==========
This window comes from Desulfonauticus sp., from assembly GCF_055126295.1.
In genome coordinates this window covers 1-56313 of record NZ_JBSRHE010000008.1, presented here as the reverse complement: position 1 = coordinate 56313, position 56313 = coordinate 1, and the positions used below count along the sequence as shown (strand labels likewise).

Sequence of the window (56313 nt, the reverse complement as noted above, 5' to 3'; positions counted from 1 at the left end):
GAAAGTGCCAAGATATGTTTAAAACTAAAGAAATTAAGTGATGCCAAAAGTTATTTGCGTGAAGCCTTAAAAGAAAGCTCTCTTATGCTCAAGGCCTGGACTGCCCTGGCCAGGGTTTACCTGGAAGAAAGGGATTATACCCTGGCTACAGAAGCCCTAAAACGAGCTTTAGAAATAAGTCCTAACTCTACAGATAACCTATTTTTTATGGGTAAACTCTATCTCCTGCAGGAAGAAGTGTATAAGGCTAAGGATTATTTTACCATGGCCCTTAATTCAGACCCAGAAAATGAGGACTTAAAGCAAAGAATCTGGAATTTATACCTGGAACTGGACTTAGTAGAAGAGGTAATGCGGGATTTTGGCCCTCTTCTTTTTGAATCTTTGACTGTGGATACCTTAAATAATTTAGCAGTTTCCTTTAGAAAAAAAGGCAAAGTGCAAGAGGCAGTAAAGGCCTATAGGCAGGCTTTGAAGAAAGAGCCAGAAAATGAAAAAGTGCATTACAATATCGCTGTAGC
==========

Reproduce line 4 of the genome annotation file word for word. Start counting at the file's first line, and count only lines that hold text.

GAAAGTGCCAAGATATGTTTAAAACTAAAGAAATTAAGTGATGCCAAAAGTTATTTGCGTGAAGCCTTAAAAGAAAGCTCTCTTATGCTCAAGGCCTGGACTGCCCTGGCCAGGGTTTACCTGGAAGAAAGGGATTATACCCTGGCTACAGAAGCCCTAAAACGAGCTTTAGAAATAAGTCCTAACTCTACAGATAACCTATTTTTTATGGGTAAACTCTATCTCCTGCAGGAAGAAGTGTATAAGGCTAAGGATTATTTTACCATGGCCCTTAATTCAGACCCAGAAAATGAGGACTTAAAGCAAAGAATCTGGAATTTATACCTGGAACTGGACTTAGTAGAAGAGGTAATGCGGGATTTTGGCCCTCTTCTTTTTGAATCTTTGACTGTGGATACCTTAAATAATTTAGCAGTTTCCTTTAGAAAAAAAGGCAAAGTGCAAGAGGCAGTAAAGGCCTATAGGCAGGCTTTGAAGAAAGAGCCAGAAAATGAAAAAGTGCATTACAATATCGCTGTAGC